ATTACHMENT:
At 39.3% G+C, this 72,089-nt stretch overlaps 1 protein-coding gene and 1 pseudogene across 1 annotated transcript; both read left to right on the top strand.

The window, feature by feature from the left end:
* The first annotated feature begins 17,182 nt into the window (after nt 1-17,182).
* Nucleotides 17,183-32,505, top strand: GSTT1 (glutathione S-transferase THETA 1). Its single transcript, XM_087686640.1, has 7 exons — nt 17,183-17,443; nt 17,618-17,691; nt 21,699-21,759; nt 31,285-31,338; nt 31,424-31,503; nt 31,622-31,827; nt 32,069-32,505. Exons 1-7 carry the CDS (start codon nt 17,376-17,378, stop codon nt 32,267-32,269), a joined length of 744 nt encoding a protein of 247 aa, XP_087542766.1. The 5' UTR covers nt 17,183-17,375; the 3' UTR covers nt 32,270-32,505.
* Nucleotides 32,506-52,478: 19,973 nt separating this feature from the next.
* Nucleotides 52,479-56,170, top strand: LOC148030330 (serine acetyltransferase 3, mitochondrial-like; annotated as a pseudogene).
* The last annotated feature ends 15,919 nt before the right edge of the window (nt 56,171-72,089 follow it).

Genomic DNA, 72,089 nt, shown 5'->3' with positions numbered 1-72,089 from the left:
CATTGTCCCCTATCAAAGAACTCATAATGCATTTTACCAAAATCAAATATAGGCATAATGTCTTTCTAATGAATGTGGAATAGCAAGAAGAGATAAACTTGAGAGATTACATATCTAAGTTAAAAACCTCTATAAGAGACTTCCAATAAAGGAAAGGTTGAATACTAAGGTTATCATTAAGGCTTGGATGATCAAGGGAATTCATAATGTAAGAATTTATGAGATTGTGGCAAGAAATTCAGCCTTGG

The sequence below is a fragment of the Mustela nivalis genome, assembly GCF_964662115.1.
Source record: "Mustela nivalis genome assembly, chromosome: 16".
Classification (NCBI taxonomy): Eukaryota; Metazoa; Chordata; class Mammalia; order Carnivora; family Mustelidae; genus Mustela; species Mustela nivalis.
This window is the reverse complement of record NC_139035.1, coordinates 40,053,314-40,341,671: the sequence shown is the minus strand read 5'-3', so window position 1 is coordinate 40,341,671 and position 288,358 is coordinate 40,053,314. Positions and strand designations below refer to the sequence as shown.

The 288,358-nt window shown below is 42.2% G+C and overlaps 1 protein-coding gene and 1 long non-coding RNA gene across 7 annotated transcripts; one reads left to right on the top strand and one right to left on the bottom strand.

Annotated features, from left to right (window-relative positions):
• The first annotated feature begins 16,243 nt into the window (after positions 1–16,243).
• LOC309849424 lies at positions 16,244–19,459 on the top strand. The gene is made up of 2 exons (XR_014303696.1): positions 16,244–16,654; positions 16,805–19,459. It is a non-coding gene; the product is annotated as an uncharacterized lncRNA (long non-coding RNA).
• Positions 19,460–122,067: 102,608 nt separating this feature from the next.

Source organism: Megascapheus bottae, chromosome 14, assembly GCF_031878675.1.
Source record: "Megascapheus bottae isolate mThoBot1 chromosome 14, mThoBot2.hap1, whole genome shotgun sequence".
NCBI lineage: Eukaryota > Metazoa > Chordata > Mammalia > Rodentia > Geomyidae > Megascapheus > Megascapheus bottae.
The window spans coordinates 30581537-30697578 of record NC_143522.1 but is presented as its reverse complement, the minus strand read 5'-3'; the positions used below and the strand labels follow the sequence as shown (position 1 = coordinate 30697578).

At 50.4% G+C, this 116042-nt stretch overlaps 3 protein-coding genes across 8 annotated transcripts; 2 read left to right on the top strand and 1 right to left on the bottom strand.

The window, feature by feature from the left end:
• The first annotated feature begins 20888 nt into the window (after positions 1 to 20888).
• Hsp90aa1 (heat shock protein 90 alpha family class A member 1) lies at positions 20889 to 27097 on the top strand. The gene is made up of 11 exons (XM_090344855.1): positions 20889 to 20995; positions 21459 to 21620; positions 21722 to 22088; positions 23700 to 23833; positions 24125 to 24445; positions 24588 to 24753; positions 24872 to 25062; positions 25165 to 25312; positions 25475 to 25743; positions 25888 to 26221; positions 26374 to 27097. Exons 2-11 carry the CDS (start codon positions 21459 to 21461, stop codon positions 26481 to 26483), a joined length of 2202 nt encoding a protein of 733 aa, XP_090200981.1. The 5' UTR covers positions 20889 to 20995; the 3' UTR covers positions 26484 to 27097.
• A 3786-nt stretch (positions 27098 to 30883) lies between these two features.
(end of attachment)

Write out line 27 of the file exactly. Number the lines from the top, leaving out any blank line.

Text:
• A 3786-nt stretch (positions 27098 to 30883) lies between these two features.